London is a city that has it all. You really don’t need to look further than the Great British Capital to get your fill of history. But that doesn’t mean that history buffs should ignore mainland Europe. Whether we like to admit or not, the events of Europe over the past couple of millennia have had a dramatic impact on life as we know it today.
So, what exactly are the must-see historic sites in Europe? Let’s take a look!
The Colosseum is a spectacular remnant of the Roman Empire and one of the most photographed historical structures in Rome (and there are plenty more to see in this amazing capital). Not only is the Colosseum the largest amphitheatre still standing, but it’s the largest of its kind ever to be built, according to most historians.
Some calculations suggest that this magnificent structure could once accommodate up to 80,000 guests. Animal hunts, mythology-related performances and gladiator battles were once the main draw of the Colosseum. Today, the building is one of the most important historic sites in Europe and a physical reminder of what was once the world’s most powerful ancient empire.
Anne Frank’s House, Netherlands
Anne Frank’s tale doesn’t have a fairy-tale ending, but it does serve as a stark reminder of what life was like for Europe’s Jewish community during WWII. If you want to see where teenage Anne Frank wrote her diary, you should visit her house in Amsterdam.
Your emotions will run high as you tour the house that once sheltered a family of Jewish people in hiding. Still, Anne Frank’s House is undoubtedly one of Europe’s most important sites of modern history. You can get to Amsterdam with ease by using the fantastic hop-on-hop-off coach tour from Busabout.
Much of Europe’s history is well-documented. Some of it, on the other hand, is barely understood at all. Most archaeologists agree that Stonehenge is at least 5,000 years old.
But whether this monument served as a pagan prayer site, burial mound or something completely different is still up for debate. Stonehenge is one of the world’s best-preserved prehistoric monuments. Want to find out more about this mysterious site? Book one of our guided tours.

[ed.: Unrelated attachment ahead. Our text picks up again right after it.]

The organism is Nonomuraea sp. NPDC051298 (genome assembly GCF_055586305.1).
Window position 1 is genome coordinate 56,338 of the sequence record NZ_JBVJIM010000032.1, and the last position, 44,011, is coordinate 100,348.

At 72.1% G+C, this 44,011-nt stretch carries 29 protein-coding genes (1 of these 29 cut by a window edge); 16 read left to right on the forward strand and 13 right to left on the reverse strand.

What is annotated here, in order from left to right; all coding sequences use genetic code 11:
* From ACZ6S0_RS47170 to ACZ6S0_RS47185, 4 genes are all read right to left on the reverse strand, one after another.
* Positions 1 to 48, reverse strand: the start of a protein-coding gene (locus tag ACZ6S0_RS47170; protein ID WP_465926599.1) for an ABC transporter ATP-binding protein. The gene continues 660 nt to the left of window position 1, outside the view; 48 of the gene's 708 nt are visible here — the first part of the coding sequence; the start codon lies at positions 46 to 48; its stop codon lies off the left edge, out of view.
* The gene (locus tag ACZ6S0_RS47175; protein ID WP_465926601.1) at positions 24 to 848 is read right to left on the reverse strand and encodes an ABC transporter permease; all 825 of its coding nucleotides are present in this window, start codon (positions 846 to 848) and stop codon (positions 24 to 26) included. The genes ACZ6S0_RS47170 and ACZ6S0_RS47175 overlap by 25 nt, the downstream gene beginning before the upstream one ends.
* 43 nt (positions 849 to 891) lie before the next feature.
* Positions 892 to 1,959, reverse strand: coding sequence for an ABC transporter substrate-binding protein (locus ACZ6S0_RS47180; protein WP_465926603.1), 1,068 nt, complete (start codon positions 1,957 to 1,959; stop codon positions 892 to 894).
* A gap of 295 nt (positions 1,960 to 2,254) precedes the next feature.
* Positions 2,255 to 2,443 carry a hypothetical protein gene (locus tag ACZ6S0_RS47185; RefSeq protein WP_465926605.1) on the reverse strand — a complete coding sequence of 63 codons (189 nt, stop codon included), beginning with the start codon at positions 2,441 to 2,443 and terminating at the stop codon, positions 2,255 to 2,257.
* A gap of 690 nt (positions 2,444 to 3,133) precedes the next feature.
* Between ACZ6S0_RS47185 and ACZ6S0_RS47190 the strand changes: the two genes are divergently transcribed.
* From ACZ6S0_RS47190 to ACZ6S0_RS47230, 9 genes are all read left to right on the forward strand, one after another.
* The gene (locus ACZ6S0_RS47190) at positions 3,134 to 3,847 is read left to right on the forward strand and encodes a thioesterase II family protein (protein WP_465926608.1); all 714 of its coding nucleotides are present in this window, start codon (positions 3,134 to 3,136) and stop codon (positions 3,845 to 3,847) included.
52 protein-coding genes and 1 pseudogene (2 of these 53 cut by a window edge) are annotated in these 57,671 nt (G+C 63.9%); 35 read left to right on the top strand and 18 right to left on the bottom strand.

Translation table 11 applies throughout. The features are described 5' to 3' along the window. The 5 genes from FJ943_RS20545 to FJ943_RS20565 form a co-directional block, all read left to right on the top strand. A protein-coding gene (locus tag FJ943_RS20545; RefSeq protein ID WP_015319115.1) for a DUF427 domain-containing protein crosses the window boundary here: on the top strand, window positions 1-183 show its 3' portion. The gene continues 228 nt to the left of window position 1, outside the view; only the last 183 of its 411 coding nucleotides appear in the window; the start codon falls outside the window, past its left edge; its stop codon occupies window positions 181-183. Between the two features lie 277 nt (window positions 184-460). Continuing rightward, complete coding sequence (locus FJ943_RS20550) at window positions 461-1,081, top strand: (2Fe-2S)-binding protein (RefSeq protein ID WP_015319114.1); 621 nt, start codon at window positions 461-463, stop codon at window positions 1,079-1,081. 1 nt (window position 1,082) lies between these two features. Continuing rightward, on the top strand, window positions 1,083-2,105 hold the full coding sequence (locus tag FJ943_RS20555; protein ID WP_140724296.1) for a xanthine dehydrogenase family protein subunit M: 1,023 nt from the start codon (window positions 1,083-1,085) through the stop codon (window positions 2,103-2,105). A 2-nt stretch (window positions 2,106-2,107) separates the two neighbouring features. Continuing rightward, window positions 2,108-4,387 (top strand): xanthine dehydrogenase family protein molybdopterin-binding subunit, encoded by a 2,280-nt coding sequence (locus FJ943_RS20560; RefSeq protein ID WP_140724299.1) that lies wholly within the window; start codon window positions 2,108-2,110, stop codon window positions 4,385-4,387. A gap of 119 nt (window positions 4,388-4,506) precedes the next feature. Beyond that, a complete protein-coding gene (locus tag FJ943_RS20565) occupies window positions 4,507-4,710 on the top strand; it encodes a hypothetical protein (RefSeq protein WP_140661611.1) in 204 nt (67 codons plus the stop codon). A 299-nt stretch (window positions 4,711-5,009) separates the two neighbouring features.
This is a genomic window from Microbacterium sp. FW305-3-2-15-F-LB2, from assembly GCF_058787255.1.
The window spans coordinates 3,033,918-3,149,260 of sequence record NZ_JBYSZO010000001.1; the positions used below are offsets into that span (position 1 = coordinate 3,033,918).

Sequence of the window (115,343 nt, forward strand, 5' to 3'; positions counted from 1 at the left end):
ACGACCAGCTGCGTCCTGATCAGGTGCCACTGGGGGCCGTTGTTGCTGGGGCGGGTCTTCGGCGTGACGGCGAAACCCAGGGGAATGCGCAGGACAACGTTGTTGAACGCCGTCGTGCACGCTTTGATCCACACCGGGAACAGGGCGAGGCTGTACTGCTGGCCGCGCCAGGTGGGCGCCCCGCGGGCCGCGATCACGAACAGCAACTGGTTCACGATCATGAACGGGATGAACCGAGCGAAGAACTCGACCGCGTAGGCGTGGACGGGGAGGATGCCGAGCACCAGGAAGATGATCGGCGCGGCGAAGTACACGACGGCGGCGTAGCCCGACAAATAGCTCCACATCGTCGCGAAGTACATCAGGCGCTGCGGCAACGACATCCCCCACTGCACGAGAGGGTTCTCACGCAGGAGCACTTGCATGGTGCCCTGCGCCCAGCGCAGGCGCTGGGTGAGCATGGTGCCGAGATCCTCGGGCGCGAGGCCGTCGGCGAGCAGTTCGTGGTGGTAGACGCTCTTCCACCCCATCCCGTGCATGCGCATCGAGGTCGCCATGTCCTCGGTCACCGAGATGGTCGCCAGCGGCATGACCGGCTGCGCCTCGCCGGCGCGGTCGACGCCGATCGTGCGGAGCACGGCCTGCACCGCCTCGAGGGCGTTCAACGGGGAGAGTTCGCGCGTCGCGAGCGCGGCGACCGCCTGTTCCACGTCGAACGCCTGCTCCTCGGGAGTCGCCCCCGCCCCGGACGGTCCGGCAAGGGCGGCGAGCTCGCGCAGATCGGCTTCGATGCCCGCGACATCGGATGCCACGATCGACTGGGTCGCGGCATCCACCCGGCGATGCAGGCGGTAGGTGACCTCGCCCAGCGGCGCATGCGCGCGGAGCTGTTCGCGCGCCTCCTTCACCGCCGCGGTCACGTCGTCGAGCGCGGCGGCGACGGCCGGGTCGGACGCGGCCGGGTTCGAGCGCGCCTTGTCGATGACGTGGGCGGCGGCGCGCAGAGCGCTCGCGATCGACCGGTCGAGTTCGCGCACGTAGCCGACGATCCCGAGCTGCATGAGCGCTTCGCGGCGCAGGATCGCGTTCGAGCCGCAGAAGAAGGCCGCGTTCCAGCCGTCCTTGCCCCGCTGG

They say art allows us to communicate with future generations, and that’s certainly the case with Lascaux. Located in the caves of the Vézère Valley in Dordogne, the Lascaux is often described as the cradle of human art.
Over 500 wall paintings line the walls of these caves. Even more impressive is the fact that some of these images were painted around 20,000 years ago.
Unfortunately, for the protection of the paintings, you can no longer visit the original site. You can, however, observe indistinguishable reproductions at the nearby Lascaux II.
Acropolis is the site of an ancient citadel located on a rocky outcrop overlooking Athens. This is where visual arts, philosophy, architecture and modern democracy flourished around 500 BC. It’s often touted as one of the most precious and important historic sites in all of Europe
When you tour the ruins of monuments such as the Parthenon, the Propylaea and the Temple of Athena Nike, you’ll understand why. If you plan a trip to Athens, make sure you pay a visit to the Acropolis.
For the best ways to explore the UK’s historical sites, make sure you take a look at our fantastic day tours from London. You’ll find precious historical destinations like Windsor Castle, Stonehenge and Blenheim Palace are all at your fingertips.